Regulation of Investigatory Powers (Criminal Conduct Authorisations) (Amendment) Order 2021 Debate

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Department: Home Office

Regulation of Investigatory Powers (Criminal Conduct Authorisations) (Amendment) Order 2021

Baroness Williams of Trafford Excerpts
Tuesday 12th October 2021

(2 years, 9 months ago)

Lords Chamber
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Lord Mackay of Clashfern Portrait Lord Mackay of Clashfern (Con)
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My Lords, it is worth reminding ourselves that the original Bill contained a restriction in relation to the Human Rights Act. The person operating under this Bill with authority will operate on behalf of Her Majesty’s Government and will therefore be bound by the authority of the Human Rights Act in relation to the activities which they can undertake. That is an important consideration which was raised in the debate on the Bill.

Baroness Williams of Trafford Portrait The Minister of State, Home Office (Baroness Williams of Trafford) (Con)
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My Lords, the CHIS Act was the final Act on which my right honourable friend James Brokenshire and I worked. I know noble Lords will agree on several aspects of how we worked; we engaged extensively across both Houses, and we saw compliance with the Human Rights Act as central to the Bill—as my noble and learned friend Lord Mackay just mentioned—and safeguards as incredibly important to it. As an earlier speaker said, it puts beyond legal doubt the deployment of CHIS for criminal activity.

The SI on which the noble Baroness bases her Motion to Regret passed unopposed and, as the noble Lord, Lord Paddick, said, is not in scope of this Motion. That aside, noble Lords will recognise some of the points I am about to make from the extensive debates that took place when the Covert Human Intelligence Sources (Criminal Conduct) Act passed through the House earlier this year.

The passage of the Act provided significant opportunity for noble Lords to discuss and put forward amendments to the oversight regime for this power. Noble Lords will recall the collaborative approach we took in responding to the amendments. That included strengthening the oversight of the activity by accepting the amendment from the noble Lords, Lord Anderson—I join the noble Lord, Lord Ponsonby, in paying tribute to him—Lord Rosser and Lord Butler, and my noble and learned friend Lord Mackay, which provided real-time independent oversight of every authorisation by the Investigatory Powers Commissioner. We have a robust oversight regime in place with significant internal and external safeguards to make sure that every authorisation is necessary for and proportionate to the purpose for which it is sought.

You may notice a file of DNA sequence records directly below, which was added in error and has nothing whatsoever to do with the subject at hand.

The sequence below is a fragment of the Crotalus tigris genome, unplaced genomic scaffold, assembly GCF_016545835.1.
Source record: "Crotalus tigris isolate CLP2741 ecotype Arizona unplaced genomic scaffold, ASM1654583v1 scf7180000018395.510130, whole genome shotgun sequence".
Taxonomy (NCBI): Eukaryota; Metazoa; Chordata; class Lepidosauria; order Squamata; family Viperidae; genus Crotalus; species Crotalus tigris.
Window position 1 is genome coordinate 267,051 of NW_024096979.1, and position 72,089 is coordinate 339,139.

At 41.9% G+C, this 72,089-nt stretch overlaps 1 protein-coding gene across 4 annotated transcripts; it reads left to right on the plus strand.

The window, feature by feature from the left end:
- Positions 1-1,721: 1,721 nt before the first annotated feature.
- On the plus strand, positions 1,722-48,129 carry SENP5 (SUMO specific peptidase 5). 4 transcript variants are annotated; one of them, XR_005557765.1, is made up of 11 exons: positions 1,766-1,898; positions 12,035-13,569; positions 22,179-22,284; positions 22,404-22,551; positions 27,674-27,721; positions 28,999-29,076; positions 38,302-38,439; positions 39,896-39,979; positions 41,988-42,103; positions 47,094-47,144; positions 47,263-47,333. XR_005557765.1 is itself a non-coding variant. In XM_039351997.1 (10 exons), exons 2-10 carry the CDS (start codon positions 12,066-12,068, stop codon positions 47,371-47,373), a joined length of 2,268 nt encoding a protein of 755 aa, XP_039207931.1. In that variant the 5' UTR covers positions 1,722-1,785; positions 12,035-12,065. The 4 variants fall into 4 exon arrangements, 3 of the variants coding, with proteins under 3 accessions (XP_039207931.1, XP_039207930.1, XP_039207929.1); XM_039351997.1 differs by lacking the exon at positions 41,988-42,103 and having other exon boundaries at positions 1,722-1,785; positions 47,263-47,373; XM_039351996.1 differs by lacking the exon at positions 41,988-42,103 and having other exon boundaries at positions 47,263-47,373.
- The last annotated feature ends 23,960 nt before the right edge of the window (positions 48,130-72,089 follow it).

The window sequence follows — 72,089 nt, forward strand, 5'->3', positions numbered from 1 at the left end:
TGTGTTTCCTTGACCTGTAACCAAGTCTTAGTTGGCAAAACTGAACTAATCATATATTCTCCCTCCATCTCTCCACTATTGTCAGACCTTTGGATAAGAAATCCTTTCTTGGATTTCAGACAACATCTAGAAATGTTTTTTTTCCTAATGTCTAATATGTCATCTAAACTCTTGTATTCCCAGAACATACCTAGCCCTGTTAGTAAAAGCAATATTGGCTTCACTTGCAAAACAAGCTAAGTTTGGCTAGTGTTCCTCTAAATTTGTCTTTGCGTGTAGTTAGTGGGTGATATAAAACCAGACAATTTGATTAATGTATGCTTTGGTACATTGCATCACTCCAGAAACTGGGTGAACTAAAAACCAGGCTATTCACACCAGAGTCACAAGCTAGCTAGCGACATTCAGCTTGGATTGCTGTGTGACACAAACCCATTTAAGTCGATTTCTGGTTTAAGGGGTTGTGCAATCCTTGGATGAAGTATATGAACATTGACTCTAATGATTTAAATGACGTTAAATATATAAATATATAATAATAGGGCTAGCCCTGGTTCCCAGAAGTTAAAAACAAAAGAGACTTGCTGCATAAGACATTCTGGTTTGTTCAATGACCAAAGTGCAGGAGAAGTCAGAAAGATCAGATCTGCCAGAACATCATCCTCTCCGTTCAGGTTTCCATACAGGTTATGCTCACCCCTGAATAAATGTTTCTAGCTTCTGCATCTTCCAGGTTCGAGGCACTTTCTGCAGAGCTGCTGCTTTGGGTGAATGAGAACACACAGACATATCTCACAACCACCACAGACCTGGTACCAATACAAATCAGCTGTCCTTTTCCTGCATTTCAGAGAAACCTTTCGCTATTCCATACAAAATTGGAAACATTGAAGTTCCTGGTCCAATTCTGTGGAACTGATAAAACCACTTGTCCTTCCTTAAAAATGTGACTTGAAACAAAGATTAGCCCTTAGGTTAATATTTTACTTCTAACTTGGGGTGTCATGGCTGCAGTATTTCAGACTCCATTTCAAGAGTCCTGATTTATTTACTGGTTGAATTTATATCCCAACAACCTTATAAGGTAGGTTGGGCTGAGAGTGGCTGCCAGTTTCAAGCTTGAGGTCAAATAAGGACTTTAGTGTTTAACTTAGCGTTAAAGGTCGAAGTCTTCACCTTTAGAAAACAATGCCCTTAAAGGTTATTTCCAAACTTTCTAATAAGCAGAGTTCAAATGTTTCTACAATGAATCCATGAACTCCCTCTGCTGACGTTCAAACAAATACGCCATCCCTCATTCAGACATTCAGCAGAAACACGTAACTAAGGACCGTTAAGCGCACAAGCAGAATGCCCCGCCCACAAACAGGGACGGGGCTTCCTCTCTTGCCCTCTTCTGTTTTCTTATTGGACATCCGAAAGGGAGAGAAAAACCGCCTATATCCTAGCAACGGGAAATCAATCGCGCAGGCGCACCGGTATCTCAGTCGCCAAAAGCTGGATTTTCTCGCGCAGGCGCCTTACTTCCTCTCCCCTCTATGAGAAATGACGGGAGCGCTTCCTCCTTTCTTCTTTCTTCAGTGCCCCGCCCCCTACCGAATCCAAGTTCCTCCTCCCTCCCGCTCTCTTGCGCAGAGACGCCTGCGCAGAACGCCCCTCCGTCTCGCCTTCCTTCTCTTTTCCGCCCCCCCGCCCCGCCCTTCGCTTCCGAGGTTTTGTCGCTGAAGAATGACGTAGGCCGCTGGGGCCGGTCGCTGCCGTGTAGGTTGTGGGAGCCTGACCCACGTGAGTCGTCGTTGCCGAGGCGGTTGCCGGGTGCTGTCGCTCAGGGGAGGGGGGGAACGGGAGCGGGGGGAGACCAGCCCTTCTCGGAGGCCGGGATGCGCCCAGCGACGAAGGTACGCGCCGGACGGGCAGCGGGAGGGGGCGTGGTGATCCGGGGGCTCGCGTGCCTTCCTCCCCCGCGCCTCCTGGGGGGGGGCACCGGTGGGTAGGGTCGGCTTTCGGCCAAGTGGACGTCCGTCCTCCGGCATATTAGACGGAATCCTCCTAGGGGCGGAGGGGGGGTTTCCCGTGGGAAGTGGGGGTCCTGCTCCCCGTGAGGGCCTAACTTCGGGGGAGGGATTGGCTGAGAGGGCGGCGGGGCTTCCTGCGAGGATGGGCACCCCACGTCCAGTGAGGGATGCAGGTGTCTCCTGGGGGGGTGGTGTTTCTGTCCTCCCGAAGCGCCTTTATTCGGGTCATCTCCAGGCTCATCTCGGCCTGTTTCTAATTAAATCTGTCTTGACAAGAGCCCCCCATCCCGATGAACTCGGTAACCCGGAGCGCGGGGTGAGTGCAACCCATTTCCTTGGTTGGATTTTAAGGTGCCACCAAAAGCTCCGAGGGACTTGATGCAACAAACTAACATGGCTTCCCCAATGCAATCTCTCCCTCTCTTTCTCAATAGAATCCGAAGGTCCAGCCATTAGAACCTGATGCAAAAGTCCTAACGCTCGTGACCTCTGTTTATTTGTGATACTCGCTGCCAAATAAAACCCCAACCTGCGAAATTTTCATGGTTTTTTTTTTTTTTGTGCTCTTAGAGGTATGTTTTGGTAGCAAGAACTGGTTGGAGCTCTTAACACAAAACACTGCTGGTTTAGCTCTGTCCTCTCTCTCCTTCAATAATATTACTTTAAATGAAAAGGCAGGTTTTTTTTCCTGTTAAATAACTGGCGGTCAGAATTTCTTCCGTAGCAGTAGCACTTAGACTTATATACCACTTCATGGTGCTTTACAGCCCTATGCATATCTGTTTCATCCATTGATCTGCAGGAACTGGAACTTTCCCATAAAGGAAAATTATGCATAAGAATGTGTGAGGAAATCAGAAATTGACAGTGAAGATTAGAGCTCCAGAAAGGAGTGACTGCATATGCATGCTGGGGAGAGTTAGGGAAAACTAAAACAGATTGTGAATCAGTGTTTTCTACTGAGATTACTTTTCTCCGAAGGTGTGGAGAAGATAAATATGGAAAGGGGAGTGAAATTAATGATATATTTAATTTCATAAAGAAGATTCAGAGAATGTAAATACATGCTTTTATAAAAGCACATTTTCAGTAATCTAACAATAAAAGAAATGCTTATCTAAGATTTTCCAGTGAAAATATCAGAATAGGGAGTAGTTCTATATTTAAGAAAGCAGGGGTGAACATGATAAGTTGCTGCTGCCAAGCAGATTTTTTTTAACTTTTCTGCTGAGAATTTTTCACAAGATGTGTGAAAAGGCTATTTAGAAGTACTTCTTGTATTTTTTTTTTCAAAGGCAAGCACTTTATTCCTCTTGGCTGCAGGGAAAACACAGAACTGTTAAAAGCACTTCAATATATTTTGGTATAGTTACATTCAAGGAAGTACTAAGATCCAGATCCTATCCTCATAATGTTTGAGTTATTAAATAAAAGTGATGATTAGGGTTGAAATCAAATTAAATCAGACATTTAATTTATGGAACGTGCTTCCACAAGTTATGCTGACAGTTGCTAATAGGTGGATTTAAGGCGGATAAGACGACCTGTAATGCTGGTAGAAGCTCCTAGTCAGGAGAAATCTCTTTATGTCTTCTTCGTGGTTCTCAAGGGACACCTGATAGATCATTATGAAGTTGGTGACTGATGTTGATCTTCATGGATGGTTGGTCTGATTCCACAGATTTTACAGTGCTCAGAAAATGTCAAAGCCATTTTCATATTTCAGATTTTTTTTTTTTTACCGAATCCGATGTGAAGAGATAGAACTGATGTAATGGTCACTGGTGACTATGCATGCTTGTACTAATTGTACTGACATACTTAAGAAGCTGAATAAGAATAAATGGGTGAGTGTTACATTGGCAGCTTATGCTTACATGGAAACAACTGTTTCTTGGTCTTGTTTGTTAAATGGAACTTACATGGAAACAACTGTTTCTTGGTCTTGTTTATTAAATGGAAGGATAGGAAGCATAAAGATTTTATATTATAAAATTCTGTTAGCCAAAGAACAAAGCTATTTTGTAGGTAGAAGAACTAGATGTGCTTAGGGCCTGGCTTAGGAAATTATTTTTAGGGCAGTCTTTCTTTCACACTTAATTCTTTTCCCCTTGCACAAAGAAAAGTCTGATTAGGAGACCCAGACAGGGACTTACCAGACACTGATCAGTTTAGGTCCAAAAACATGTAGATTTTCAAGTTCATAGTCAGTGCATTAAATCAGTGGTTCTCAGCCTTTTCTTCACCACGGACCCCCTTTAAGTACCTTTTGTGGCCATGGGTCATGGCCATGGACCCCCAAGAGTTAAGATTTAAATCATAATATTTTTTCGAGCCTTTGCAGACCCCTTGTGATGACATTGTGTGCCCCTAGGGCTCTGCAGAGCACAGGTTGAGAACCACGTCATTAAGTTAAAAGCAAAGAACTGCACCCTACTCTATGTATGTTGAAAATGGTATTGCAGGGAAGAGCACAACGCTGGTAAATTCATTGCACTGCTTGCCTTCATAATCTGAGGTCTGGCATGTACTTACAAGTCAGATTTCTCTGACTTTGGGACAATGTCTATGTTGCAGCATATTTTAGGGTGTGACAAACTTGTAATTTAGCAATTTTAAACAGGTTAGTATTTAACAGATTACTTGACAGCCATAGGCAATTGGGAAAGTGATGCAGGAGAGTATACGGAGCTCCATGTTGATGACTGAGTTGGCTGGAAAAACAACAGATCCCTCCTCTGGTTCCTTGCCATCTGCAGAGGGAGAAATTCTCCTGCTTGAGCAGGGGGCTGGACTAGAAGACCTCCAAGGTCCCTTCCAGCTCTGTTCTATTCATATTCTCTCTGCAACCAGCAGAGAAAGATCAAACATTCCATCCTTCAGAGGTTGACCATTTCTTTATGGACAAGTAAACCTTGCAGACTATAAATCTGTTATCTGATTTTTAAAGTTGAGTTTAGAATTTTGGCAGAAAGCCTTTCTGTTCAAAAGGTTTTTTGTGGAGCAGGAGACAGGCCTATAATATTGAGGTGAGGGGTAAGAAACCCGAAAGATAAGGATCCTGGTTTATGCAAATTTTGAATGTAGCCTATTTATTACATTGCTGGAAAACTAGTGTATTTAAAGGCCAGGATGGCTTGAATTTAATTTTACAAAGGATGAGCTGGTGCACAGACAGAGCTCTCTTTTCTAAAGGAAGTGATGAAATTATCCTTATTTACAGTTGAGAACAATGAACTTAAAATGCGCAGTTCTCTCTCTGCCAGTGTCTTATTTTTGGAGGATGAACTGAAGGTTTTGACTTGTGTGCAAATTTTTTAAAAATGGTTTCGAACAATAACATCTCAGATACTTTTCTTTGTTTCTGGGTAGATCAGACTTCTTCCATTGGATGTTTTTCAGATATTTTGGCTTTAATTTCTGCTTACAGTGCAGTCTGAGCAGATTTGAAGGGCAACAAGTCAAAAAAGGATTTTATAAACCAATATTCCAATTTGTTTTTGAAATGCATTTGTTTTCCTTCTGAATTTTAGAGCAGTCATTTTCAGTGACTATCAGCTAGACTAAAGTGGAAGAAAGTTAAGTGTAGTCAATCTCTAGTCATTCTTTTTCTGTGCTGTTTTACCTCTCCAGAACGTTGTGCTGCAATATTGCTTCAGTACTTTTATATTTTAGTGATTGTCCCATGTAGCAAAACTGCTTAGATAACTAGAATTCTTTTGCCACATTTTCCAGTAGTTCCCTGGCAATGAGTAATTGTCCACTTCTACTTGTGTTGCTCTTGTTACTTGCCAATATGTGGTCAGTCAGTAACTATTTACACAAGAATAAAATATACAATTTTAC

The noble Lords, Lord Paddick and Lord Ponsonby, talked about the seniority of authorising agents. They must be appropriately trained, as I said during the passage of the Bill, and of the necessary rank. Public authorities all have their own training processes in place for their authorising officers to reflect the specialist remit in which they operate. IPCO will identify whether any public body is failing to train and assess its officers to the sufficiently high standard necessary for this very specialist type of activity.

The other matter, raised by the noble Baroness, Lady D’Souza, and referred to by the noble Lord, Lord Ponsonby, was limits and, following on from that, practices in other countries. We debated this point extensively during the passage of the Act and voted on it but let me again state that the limits on what could be authorised under the Bill are provided by the requirement for all authorisations to be necessary and proportionate and for authorisations to be compliant with the Human Rights Act. Nothing in the Act seeks to undermine these safeguards and every authorisation will be considered by the independent Investigatory Powers Commissioner, who will be able to ensure that this is always the case. However, on numerous occasions we went over the point that to explicitly place limits in the public domain risks creating a checklist for terrorist organisations to test for suspected CHIS and doing so would put not only the safety of the public at risk but the safety of the CHIS.

In response to the concern that the Government are seeking to repeal the Human Rights Act, let me be clear that the Government are committed to human rights and will continue to champion them at home and abroad. The Government remain a signatory to the ECHR, which provides for the right to life and the prohibition of torture or inhuman or degrading treatment or punishment. The requirement for an authorisation to be necessary and proportionate further limits the activities which can be authorised under this Act.